A few examples will have to suffice, but readers of the Times should know that little if anything in his review can be accepted at face value.
"American Indians were Jews," he says, "who sailed across the Atlantic."
The first part of that sentence is a gross oversimplification, the second a simple falsehood.
In a related matter, Mr. Egan is naively overconfident about what DNA evidence has shown or can show about the claims of the Book of Mormon.
Scientific information on Amerindian DNA is far from complete, but is downright abundant when compared to our genetic data from immediately pre-exilic Jerusalem.
Yet, at a minimum, a genuine test of the Book of Mormon would require an exhaustive study of both populations.
Even then, though, such a test might simply be impossible. It isn't at all clear what genetic trace, if any, would survive from a few dozen immigrants whose mingling with the relatively vast pre-Columbian population commenced nearly three millennia ago.
"Blacks," Mr. Egan writes, "were long considered lesser human beings until a public outcry
prompted a 1978 reform that allowed them to become priests."
This is almost wholly untrue. Blacks were never considered "lesser human beings," and the criticisms of the late '60s and early '70s had largely subsided when the 1978 revelation (note the term) authorizing black entry into the priesthood was received.
The earthly impetus for the revelation, to the extent that one can be identified, was clearly not external pressure but rapid church growth in Brazil, coupled with the concerned compassion of the president of the church.
Mr. Egan finds "contradictions" between supposed early Mormon "socialism" and the contemporary church's solid financial base, between the practice of plural marriage and today's emphasis on family, and between an alleged early political radicalism and current Latter-day Saint "conservatism."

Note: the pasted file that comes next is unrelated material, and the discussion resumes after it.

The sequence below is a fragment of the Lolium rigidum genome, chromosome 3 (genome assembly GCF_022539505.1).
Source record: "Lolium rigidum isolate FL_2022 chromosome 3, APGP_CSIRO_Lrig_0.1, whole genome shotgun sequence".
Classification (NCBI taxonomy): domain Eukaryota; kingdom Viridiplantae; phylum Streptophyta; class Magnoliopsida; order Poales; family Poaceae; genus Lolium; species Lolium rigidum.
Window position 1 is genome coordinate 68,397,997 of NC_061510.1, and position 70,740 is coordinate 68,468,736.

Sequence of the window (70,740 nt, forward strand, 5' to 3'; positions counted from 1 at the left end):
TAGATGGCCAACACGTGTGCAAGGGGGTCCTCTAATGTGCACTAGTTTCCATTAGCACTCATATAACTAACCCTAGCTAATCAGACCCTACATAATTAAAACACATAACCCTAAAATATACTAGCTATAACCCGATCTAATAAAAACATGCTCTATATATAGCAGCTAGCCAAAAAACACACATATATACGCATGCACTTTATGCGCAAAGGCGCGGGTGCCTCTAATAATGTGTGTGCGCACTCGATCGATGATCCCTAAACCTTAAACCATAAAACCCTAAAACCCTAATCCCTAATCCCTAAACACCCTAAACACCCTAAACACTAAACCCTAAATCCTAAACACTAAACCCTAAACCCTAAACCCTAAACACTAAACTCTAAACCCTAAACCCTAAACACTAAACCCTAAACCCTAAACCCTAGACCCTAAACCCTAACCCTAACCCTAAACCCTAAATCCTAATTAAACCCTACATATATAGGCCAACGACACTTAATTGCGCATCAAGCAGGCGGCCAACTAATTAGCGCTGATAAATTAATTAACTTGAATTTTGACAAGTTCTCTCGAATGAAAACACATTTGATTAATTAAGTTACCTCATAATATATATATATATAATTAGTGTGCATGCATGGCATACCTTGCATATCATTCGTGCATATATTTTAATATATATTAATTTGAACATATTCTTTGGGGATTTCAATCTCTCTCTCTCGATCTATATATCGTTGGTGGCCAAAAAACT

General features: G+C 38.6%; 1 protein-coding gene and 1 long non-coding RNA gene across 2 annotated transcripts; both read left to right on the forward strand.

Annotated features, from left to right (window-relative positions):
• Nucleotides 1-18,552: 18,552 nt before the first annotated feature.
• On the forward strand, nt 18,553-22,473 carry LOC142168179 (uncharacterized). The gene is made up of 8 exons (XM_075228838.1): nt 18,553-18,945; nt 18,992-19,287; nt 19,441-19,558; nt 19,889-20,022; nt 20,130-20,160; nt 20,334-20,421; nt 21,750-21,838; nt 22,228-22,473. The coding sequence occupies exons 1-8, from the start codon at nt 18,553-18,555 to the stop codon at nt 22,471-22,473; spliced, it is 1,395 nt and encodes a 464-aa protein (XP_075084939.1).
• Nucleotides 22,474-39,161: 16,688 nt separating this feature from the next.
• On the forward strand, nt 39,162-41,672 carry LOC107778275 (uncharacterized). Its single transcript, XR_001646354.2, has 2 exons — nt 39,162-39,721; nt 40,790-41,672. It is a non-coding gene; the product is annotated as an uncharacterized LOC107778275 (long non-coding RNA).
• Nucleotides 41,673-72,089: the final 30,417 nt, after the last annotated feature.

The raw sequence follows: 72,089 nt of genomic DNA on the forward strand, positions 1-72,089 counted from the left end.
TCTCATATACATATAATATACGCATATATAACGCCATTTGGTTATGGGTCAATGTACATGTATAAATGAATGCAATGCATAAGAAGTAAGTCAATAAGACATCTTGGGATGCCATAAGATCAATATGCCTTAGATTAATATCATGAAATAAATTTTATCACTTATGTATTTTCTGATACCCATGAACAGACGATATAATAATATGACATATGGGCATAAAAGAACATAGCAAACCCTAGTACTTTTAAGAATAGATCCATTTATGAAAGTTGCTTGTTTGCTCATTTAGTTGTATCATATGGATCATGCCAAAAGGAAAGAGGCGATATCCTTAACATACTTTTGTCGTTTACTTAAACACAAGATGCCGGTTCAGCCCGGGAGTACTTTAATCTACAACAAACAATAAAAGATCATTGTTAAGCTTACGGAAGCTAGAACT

Each "contradiction," though, owes more to Mr. Egan's rhetorical caricature than to historical reality.
The same is true of Mr. Egan's dismissal of Joseph Smith as "an itinerant treasure digger."
I wonder, just out of curiosity, what he would make of me:
I've lived in two American states, as well as in Switzerland, Israel, and Egypt, and, during my teenage years, I played briefly in a rock band.
Am I therefore "an itinerant rock musician"? Similarly with his ridiculous depiction of early Latter-day Saints as "militia-backed authoritarians."
This is simply historical nonsense. And the suppression of the
Nauvoo Expositor, which Mr. Egan cites as an example of Joseph Smith's dictatorial inclinations, was an act of the Nauvoo city council, arguably consistent with William Blackstone's then-authoritative Commentaries on the Laws of England.
Finally, Mr. Egan's portrayal of the contemporary church as an intellectual tyranny is absurdly overdrawn, though it no doubt reflects the flattering self-image of the handful of dissidents who seem to have been the
Ostlings' chief source on this issue.
There are thousands of practicing Mormons with advanced degrees; we are represented on the faculties of virtually every major American university and on many foreign ones.
I know that I am far from alone among Latter-day Saint intellectuals in finding the Church of Jesus Christ of Latter-day Saints to be a very congenial spiritual community and Mormonism to be a deeply satisfying vision of the world, intellectually and in every other respect.
It is unfortunate that Timothy Egan's review, even more than the
Ostlings' book, misses that important dimension of the Mormon experience.
Daniel C. Peterson
Associate Professor of Islamic Studies and Arabic
Brigham Young University